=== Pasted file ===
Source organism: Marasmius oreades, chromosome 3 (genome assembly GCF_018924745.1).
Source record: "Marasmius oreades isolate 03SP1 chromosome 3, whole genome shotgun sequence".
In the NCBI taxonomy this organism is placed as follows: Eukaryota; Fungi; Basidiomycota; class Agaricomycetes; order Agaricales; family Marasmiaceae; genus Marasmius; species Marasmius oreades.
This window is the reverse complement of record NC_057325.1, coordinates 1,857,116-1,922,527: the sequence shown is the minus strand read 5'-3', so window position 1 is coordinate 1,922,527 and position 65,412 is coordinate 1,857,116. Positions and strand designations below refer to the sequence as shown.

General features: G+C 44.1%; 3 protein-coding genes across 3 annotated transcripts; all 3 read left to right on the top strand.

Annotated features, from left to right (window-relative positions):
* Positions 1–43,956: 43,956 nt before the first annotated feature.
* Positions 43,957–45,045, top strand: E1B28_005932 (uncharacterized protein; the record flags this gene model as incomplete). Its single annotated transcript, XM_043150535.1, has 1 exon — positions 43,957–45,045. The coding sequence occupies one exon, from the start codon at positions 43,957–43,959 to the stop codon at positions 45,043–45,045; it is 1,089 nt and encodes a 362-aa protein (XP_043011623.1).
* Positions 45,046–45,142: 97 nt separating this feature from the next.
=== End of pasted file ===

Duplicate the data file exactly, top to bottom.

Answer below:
Source organism: Marasmius oreades, chromosome 3 (genome assembly GCF_018924745.1).
Source record: "Marasmius oreades isolate 03SP1 chromosome 3, whole genome shotgun sequence".
In the NCBI taxonomy this organism is placed as follows: Eukaryota; Fungi; Basidiomycota; class Agaricomycetes; order Agaricales; family Marasmiaceae; genus Marasmius; species Marasmius oreades.
This window is the reverse complement of record NC_057325.1, coordinates 1,857,116-1,922,527: the sequence shown is the minus strand read 5'-3', so window position 1 is coordinate 1,922,527 and position 65,412 is coordinate 1,857,116. Positions and strand designations below refer to the sequence as shown.

General features: G+C 44.1%; 3 protein-coding genes across 3 annotated transcripts; all 3 read left to right on the top strand.

Annotated features, from left to right (window-relative positions):
* Positions 1–43,956: 43,956 nt before the first annotated feature.
* Positions 43,957–45,045, top strand: E1B28_005932 (uncharacterized protein; the record flags this gene model as incomplete). Its single annotated transcript, XM_043150535.1, has 1 exon — positions 43,957–45,045. The coding sequence occupies one exon, from the start codon at positions 43,957–43,959 to the stop codon at positions 45,043–45,045; it is 1,089 nt and encodes a 362-aa protein (XP_043011623.1).
* Positions 45,046–45,142: 97 nt separating this feature from the next.